This Week's Day-by-Day Picks 

WED 14

21 Grand has had everything else -- why not its own radio station? The arty Oakland venue enters the brave world of microcasting tonight through Sunday, when the Neighborhood Public Radio project sends out signals on an unclaimed frequency, 88.7 MHz, to demonstrate alternative low-power models for "public" radio. The station will be on the air round the clock with a wide variety of live performers and prerecorded programming -- indie rock, improvised jazz, accordion tunes, interviews, a left-wing talk show (now there's a rarity), experimental music, recordings of avant-garde figures, etc. You can be part of the live studio audience each day; there's a $6-$10 sliding scale. "All performances will be recorded for posterity," promises the project's publicity. To learn more, phone 510-444-7263. 449-B 23rd St., Oakland. -- Kelly Vance

THU 15

The bay. What would we do without it? We'd have to call our home region the Gray Area, or worse. Did you know that the bay was named San Francisco before the city was? Nature photographer David Sanger has thought a lot about the bay, and the products of his concentration are on display, starting today, in a new exhibition at the Oakland Museum of California. Portrait of an Estuary: San Francisco Bay is a collection of thirty color photographs of that body of water that makes the trip from Oakland to Burlingame, for instance, so memorable. Sanger's photos are large-format (15.5 x 23.5) Lightjet prints of familiar landmarks -- container cranes at the Port of Oakland, the salt marshes of the South Bay, the Golden Gate Bridge, etc. They'll be up through March 14 at the museum, 10th and Oak streets in downtown Oakland. For more details, visit -- Kelly Vance

FRI 16

The Lincoln Theatre has been a lot of things -- West Oakland's black movie house, a blues club, a rehearsal space and, after a while, a boarded-up building. Its roof collapsed in late 2002, and the whole thing was razed the following spring. Now a group of artists, some of who were working on retrofitting the theater when it was demolished, are trying to raise funds to rebuild it. And they're doing it through the estimable power of ... rock. Tonight at the adjacent Orange Peel Studios (1640-1642 7th St.), the Cliftons, the Butchered Hens, Texas Thieves, Throat Oyster, Death by Excess, and house DJs the Hormone Brothers will make the party jump starting at 8 p.m. Bring your skateboard and a $5 donation. -- Stefanie Kalem

SAT 17

Super-melodic, hardcore-lite outfit Fingertight is a big hit with the kids, for sure. It could be the angst-laden lyrics ("I've seen the better man/And the better man is chasing after me/And I've seen the braver man/And the braver man is who I'm trying to be"). It could be the pummeling rhythms. But crowd shots of the Concord band's live audiences reveal what might be drawing the most fans, as teenage girls by the score stare wide-eyed at Scott Rose, the band's dark-haired, back-flipping lead singer. Fingertight's full-length debut, In the Name of Progress, came out on Columbia in November; see the band live at iMusicast (5429 Telegraph Ave., Oakland) with Thought Crime, Forthmoring, and Domeshots. The all-ages show starts at 8 p.m., and cover is $8. 510-601-1024. -- Stefanie Kalem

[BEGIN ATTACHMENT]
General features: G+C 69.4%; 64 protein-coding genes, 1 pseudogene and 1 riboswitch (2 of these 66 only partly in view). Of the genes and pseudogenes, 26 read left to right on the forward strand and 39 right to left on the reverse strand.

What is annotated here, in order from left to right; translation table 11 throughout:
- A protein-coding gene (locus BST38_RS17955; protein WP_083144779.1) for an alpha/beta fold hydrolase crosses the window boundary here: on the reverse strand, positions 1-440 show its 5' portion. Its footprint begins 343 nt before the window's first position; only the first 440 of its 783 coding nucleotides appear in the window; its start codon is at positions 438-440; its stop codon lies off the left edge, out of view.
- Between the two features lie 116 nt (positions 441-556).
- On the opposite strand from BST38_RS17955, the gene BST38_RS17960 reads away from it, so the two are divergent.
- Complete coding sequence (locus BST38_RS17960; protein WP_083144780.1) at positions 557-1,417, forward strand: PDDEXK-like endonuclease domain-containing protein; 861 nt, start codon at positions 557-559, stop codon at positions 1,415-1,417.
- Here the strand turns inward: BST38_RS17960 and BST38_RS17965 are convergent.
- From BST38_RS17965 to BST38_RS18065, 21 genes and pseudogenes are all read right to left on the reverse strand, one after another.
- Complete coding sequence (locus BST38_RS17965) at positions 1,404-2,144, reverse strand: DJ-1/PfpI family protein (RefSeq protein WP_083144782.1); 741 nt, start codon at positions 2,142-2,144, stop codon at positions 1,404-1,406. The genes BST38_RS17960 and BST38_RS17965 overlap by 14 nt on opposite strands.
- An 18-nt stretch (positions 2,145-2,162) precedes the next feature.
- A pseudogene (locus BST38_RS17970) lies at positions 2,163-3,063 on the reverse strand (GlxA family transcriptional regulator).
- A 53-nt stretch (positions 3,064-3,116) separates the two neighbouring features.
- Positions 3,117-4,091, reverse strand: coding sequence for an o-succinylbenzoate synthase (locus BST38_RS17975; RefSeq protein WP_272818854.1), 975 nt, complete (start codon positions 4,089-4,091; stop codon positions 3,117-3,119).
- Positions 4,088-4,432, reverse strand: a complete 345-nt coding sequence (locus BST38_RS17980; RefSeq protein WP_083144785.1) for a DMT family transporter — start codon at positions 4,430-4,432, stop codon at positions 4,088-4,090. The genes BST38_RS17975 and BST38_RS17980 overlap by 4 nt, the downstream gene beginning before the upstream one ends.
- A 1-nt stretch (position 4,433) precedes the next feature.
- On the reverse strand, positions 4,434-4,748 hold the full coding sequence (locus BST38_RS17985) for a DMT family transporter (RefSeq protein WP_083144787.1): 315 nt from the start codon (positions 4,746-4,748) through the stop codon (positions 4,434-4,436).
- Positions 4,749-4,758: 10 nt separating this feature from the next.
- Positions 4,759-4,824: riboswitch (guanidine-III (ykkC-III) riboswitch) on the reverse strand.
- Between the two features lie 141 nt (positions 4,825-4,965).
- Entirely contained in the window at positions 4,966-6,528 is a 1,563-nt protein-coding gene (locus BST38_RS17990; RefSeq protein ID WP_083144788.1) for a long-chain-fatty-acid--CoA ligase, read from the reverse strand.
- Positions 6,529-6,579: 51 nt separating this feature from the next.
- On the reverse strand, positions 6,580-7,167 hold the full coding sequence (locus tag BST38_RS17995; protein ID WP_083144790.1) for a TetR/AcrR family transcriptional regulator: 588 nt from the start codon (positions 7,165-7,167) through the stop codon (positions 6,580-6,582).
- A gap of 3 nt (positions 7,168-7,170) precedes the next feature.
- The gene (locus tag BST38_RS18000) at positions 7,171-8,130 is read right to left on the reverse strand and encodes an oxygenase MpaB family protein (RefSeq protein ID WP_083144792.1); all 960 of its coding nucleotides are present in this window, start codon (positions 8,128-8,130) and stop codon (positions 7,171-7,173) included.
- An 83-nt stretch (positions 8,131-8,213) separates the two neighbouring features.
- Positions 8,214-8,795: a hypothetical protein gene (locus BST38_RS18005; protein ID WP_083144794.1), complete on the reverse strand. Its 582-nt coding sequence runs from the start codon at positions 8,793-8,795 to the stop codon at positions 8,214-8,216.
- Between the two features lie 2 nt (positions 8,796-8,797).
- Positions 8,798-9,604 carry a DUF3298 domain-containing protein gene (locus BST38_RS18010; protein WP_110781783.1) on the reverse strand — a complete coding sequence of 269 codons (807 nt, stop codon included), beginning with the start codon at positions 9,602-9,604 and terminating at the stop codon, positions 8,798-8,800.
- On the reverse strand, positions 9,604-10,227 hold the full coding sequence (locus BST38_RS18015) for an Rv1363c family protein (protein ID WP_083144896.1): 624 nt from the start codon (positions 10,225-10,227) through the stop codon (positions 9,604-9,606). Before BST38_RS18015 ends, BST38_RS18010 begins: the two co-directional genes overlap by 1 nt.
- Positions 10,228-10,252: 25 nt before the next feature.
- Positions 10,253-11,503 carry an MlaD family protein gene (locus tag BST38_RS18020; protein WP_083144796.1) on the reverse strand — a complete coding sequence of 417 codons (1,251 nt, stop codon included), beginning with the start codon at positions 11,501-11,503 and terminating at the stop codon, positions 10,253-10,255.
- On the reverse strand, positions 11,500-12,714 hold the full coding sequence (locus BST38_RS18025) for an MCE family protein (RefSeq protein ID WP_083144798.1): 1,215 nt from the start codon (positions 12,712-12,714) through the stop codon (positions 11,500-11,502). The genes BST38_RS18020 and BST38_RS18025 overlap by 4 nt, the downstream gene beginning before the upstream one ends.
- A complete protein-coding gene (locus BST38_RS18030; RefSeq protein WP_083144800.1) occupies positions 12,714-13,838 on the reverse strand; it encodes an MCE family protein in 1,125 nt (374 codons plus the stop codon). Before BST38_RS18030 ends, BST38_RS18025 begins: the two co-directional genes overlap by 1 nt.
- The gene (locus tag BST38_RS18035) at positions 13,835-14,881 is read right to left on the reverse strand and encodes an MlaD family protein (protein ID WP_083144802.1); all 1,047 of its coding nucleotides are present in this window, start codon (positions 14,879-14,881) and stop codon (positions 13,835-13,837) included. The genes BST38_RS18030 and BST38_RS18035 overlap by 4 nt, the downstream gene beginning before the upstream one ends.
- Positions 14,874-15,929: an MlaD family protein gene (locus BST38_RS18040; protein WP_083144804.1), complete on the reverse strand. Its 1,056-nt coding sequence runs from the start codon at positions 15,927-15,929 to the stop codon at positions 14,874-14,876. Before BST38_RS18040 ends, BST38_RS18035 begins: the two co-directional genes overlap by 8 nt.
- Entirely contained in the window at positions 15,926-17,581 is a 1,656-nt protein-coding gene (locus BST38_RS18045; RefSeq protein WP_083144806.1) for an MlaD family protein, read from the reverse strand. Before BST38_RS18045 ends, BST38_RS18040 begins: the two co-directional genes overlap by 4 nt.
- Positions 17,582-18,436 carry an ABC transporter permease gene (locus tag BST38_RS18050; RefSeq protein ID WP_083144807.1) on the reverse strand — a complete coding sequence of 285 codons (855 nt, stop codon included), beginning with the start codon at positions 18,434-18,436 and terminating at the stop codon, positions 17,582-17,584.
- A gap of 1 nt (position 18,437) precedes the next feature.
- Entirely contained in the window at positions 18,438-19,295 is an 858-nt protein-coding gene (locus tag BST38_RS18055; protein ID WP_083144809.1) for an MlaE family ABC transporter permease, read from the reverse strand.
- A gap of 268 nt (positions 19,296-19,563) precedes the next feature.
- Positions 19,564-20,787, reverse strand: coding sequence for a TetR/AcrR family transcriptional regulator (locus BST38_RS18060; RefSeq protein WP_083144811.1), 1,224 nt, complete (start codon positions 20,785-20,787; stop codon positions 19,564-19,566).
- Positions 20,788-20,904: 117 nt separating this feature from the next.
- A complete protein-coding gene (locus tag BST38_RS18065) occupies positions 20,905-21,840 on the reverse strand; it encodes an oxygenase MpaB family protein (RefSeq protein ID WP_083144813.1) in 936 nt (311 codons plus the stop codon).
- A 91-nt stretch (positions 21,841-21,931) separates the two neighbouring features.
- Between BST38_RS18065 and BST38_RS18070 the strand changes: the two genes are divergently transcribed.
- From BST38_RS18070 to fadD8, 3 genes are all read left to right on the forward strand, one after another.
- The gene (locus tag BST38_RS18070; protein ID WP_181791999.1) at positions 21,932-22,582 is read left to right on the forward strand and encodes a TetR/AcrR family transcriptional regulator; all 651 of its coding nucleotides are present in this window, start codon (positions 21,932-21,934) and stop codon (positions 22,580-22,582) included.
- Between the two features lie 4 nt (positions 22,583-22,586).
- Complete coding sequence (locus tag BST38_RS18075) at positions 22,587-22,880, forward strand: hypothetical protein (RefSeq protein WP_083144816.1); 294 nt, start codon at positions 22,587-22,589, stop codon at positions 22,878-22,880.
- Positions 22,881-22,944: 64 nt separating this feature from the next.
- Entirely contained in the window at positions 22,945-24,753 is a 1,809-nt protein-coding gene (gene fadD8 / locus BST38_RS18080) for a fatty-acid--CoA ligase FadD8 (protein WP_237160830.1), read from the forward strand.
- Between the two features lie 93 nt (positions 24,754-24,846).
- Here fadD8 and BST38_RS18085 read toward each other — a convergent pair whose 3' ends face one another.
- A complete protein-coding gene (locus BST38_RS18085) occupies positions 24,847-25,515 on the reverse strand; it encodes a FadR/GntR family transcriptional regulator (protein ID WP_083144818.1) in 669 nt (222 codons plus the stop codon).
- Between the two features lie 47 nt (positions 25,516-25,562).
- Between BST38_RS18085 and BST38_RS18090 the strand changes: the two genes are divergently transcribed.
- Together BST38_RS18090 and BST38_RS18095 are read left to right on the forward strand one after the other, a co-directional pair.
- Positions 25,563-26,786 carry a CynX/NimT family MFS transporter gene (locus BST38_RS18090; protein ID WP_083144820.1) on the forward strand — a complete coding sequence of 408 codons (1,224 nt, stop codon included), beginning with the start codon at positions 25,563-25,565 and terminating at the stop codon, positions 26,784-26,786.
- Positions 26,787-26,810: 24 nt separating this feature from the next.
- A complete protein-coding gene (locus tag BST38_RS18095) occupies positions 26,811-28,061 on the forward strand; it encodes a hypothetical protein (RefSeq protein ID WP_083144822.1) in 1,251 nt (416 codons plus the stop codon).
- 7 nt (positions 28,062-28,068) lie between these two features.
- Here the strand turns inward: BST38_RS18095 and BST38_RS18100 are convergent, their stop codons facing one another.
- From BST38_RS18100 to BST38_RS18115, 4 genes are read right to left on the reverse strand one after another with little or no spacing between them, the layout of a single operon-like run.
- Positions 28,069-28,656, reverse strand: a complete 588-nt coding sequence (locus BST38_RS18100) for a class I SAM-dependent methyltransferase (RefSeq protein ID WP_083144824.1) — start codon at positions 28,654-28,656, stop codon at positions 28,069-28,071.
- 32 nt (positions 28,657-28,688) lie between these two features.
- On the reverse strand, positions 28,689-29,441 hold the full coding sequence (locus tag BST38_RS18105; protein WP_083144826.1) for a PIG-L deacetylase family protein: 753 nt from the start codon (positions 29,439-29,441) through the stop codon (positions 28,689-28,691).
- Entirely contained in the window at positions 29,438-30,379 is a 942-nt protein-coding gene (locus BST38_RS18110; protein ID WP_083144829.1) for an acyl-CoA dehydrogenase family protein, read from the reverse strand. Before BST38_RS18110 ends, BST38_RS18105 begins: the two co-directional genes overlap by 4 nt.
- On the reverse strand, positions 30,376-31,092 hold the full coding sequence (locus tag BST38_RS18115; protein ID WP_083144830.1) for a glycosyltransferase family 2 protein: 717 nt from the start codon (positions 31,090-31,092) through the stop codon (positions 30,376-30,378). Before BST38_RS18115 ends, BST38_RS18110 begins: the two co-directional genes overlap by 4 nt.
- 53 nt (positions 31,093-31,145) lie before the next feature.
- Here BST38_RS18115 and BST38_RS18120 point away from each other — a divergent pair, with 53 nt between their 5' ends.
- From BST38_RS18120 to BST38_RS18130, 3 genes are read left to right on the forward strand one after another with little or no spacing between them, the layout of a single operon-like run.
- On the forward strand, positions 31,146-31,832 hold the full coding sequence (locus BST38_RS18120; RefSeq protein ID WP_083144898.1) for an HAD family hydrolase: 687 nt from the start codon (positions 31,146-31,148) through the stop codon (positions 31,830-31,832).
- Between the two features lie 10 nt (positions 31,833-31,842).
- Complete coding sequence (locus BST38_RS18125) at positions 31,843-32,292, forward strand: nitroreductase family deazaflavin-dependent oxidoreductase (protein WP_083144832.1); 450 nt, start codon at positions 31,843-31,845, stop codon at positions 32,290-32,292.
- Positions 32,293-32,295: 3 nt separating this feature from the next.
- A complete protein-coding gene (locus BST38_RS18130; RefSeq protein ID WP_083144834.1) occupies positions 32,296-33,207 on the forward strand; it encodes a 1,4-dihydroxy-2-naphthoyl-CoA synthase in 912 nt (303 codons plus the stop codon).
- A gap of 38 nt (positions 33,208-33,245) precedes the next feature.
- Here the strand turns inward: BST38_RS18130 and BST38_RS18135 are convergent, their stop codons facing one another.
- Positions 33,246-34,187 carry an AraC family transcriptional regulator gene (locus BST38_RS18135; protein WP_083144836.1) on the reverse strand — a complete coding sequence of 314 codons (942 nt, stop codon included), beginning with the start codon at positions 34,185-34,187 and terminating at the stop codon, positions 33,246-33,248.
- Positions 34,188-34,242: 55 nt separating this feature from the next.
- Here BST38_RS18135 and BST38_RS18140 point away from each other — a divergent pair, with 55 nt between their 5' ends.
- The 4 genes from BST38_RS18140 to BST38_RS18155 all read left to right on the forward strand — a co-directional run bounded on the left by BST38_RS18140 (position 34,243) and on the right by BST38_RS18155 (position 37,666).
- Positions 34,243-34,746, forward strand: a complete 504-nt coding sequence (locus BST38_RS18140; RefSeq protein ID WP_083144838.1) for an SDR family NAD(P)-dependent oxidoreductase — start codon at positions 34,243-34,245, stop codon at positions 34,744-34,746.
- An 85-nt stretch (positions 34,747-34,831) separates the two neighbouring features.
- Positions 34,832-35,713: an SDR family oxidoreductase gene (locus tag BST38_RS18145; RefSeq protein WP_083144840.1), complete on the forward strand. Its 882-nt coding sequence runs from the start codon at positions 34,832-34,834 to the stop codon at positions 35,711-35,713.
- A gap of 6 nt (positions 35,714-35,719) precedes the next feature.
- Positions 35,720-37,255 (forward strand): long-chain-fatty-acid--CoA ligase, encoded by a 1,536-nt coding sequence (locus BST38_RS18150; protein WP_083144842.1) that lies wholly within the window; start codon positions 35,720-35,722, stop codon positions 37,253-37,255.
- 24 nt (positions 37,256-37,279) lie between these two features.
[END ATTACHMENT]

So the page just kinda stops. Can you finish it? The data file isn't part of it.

SUN 18

In the Golden Age of Hollywood, love was often a confusing thing, and not for the usual reasons, either. Forget sexual frustration and subtly mixed signals -- mistaken identities, false proposals, and, well, song-and-dance routines were the courtship norm back then. Case in point: Singin' in the Rain, the 1952 classic that uses one studio's transition to talkies as the frame to hang a comedic tale of love both requited and un, with over half the original film comprising musical numbers. Weekends through February 1, the Pleasanton Playhouse presents Betty Comden and Adolph Green's adaptation of their own screenplay at the Amador Theater (1155 Santa Rita Rd., Pleasanton), directed by Margot Abbott and featuring the title number and all those other songs you love. Today's show is a 2 p.m. matinee, and tickets cost $28, $26 for folks over sixty, and $20 for ones under eighteen. Info: or 925-462-2121. -- Stefanie Kalem

MON 19

Today is Martin Luther King Jr. Day, and you might consider showing up at the African American Museum and Library at Oakland (AAMLO) this afternoon for its special Martin Luther King Film Series. The main part of the program is selections from Henry Hampton's Eyes on the Prize, the 1987 PBS documentary on the civil rights movement from 1952 to 1965 -- with soul-stirring footage of Dr. King as well as Rosa Parks and other rights crusaders, narrated by Julian Bond. The follow-up documentary, Eyes on the Prize II (1990) hears from Amiri Baraka, Jesse Jackson, Bobby Seale, Kareem Abdul-Jabbar, and many more. Also on the bill -- the show starts at 1 p.m. and runs until 5 -- are various other nonfiction films on Dr. King and the '60s struggles for racial equality. The AAMLO is at 659 14th St. in Oakland. -- Kelly Vance

TUE 20

Heaven bless Laura Dern. Very few actresses could take a trashy, compulsively pregnant paint- and glue-huffer and make her lovable, as Dern did in 1996's Citizen Ruth. Alexander Payne's film takes satirical aim at both the pro-choice and anti-abortion movements, and the beneficiary of tonight's Parkway screening is equally fair and balanced. Local nonprofit ACCESS is dedicated to bridging "the gaps between rights and reality" via free, confidential information hotlines, a volunteer support network helping women get access to reproductive health care and abortions, and other services. And they'd love for folks 21 and older to come on down to 1834 Park Blvd. in Oakland to celebrate the 31st anniversary of Roe v. Wade with them, whilst huffing down beer and pizza and laughing yourself stupid. Admission is $7; call 510-814-2400. -- Stefanie Kalem


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